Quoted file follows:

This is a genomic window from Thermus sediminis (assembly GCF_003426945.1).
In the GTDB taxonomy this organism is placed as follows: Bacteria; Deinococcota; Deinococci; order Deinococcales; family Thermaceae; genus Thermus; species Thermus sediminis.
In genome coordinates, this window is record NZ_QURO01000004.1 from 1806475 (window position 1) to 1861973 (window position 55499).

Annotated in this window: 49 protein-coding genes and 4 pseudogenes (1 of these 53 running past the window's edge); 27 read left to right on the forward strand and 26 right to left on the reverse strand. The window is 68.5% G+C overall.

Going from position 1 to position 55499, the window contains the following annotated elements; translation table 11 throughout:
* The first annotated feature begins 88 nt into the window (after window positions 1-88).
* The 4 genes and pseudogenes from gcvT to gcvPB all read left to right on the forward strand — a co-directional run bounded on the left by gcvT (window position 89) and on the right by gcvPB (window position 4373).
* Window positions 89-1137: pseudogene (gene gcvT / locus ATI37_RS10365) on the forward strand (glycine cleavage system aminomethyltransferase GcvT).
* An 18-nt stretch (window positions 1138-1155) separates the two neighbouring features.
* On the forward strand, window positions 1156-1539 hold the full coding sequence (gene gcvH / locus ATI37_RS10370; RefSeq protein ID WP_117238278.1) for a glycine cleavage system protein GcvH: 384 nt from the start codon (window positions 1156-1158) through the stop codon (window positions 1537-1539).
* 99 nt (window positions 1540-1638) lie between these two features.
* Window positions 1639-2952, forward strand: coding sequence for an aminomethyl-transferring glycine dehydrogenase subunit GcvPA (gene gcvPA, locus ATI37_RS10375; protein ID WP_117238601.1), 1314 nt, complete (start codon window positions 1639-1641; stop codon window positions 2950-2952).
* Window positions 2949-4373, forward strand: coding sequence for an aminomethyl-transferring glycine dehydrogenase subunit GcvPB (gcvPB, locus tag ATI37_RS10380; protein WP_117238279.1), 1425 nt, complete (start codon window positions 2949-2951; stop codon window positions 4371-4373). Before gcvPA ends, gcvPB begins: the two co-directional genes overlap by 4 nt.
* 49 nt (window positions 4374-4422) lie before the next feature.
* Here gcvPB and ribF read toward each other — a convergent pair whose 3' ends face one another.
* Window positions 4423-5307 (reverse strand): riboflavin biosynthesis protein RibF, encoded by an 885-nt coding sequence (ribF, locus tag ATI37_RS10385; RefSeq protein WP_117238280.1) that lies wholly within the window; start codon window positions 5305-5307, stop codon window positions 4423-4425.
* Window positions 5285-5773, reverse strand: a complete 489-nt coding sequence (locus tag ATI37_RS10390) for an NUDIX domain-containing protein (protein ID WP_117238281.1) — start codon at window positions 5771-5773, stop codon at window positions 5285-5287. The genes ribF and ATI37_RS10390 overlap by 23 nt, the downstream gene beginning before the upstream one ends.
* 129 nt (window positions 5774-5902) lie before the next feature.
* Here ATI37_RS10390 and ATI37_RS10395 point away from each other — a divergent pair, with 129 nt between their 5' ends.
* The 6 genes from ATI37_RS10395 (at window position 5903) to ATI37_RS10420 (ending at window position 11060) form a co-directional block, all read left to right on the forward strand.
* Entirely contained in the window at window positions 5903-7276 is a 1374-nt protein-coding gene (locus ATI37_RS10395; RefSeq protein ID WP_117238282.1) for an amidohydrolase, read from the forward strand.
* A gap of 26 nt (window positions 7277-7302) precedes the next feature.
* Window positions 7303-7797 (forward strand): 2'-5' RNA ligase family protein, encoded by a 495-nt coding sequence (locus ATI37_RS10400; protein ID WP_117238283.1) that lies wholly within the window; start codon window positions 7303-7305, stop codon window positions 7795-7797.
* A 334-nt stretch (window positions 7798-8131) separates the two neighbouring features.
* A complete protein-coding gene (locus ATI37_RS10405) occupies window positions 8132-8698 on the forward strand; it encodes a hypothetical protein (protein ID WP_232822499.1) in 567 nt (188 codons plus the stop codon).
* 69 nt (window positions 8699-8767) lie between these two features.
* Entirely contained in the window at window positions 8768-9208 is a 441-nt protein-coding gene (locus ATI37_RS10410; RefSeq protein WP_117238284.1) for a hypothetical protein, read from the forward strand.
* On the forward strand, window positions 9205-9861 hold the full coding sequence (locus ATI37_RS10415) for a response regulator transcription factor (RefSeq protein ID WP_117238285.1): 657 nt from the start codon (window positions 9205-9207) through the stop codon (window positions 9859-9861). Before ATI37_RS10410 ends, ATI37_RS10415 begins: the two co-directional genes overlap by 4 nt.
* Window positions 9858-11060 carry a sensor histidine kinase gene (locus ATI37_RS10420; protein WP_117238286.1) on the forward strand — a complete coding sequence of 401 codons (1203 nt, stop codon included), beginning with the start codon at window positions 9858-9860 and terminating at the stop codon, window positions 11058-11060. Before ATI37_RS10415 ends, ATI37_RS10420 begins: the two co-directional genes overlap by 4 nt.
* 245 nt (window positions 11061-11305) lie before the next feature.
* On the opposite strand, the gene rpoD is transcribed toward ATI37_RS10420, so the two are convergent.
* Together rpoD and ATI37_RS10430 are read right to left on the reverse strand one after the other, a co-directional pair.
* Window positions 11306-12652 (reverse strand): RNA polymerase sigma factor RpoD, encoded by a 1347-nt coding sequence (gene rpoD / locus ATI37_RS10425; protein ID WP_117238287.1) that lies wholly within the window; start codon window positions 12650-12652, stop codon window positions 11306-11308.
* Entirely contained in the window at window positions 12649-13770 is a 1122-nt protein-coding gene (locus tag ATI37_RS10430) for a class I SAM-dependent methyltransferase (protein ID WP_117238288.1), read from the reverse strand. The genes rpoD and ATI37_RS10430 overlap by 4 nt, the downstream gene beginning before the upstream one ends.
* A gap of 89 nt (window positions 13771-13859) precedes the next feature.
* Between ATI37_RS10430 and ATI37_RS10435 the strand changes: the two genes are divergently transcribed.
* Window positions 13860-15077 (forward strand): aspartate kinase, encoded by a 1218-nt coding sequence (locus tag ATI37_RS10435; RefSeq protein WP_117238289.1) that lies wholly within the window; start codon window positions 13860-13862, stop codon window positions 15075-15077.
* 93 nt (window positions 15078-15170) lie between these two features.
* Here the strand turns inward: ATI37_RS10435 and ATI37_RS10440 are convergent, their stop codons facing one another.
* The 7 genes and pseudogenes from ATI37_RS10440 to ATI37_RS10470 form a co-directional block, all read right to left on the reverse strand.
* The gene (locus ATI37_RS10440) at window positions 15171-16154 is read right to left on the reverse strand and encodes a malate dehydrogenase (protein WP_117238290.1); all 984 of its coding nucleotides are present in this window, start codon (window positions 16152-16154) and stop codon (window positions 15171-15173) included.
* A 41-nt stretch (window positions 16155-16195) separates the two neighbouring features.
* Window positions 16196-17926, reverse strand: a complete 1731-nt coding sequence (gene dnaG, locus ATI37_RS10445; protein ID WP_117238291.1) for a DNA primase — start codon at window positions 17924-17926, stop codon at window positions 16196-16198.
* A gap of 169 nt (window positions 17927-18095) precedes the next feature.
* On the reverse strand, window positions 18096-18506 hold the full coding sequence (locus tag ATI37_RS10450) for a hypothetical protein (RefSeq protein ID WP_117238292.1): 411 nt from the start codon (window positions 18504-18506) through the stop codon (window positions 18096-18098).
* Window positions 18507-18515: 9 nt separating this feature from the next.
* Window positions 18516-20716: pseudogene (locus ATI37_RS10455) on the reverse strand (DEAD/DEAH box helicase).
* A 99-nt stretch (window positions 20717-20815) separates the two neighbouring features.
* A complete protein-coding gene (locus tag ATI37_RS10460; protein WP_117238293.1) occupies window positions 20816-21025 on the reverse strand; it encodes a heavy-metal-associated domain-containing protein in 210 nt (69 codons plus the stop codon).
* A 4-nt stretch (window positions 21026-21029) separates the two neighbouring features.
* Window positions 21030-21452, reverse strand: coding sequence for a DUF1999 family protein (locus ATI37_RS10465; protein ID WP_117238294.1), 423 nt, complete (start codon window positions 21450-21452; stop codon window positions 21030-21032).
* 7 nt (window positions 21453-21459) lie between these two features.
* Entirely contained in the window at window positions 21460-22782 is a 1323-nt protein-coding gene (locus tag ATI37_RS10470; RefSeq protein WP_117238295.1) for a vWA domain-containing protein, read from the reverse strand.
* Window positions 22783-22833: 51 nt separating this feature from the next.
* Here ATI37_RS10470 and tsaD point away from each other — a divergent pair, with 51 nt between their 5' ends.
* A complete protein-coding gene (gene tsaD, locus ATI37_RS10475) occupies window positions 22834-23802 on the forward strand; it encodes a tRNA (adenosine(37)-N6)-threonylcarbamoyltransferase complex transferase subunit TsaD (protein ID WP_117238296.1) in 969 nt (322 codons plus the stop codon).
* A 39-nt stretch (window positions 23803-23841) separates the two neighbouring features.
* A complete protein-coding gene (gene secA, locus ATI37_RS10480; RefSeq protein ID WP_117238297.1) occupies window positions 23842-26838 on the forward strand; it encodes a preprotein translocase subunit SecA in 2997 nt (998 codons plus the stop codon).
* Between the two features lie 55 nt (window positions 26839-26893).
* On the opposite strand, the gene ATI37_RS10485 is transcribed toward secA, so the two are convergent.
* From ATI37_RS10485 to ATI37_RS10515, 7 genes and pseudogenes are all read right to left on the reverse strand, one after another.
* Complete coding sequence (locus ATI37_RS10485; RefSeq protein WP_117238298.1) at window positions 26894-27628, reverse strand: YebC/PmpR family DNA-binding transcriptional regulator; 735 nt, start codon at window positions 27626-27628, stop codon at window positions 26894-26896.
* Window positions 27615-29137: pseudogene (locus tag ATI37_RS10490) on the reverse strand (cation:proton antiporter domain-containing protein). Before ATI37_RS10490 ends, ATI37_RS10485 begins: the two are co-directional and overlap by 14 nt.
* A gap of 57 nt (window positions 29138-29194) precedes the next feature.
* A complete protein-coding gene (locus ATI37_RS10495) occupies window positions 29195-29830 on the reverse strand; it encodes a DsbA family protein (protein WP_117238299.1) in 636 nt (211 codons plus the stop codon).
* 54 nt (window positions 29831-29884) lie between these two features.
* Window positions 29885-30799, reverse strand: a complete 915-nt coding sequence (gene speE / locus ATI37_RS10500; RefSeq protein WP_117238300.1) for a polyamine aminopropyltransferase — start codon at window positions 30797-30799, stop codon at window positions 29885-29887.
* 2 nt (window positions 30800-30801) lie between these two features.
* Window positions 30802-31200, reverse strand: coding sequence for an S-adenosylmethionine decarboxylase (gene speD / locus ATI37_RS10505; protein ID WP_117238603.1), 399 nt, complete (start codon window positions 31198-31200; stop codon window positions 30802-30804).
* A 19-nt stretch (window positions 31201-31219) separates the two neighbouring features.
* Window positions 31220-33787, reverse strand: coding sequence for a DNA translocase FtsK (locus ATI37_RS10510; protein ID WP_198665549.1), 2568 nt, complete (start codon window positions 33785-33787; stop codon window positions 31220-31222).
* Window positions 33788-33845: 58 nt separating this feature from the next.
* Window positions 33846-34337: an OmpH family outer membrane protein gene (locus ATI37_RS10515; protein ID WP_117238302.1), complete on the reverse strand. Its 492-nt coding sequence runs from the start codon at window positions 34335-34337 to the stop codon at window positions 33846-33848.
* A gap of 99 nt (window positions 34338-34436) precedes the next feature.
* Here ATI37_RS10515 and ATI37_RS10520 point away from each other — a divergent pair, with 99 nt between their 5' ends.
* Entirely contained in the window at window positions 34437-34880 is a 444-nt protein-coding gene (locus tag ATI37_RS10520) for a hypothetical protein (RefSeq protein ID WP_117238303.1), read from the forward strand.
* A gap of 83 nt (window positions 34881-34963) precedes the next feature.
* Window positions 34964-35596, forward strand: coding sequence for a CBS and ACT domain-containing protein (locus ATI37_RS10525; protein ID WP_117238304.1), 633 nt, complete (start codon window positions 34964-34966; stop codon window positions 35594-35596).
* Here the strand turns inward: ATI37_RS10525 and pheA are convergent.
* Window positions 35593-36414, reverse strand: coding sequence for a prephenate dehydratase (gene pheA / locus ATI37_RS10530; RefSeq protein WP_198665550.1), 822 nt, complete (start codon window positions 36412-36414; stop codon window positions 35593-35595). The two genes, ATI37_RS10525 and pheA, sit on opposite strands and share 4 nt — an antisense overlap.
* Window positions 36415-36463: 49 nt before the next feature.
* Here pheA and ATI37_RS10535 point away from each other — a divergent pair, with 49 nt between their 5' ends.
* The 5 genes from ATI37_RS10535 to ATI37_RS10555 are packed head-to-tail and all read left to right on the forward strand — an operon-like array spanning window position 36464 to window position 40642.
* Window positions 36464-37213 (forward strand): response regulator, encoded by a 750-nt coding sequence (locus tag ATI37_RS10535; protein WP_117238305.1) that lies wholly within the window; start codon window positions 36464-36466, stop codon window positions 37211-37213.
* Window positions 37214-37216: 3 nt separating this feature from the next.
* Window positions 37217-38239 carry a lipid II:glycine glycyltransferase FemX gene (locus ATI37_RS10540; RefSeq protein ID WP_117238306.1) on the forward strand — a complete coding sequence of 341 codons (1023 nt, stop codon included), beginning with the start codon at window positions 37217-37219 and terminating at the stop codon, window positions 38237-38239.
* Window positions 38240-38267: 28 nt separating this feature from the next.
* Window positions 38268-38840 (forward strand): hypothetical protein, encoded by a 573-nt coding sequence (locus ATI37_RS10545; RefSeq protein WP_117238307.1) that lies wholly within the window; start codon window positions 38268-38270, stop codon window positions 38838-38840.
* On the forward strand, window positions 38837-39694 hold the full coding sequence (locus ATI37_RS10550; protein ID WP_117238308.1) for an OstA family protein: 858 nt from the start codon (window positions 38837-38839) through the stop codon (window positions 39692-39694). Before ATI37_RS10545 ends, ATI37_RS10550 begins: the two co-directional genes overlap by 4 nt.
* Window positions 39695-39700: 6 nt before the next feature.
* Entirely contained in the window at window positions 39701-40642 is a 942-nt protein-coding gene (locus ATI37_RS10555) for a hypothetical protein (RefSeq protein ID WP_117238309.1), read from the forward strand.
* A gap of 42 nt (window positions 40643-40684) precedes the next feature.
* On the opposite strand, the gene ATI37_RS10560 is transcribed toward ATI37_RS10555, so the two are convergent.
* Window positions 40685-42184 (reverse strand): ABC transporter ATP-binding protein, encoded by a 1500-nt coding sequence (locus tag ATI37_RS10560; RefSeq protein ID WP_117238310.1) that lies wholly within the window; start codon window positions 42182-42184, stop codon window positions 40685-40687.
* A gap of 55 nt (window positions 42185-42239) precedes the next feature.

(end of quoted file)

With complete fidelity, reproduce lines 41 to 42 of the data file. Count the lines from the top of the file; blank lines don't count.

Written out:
* The gene (locus ATI37_RS10440) at window positions 15171-16154 is read right to left on the reverse strand and encodes a malate dehydrogenase (protein WP_117238290.1); all 984 of its coding nucleotides are present in this window, start codon (window positions 16152-16154) and stop codon (window positions 15171-15173) included.
* A 41-nt stretch (window positions 16155-16195) separates the two neighbouring features.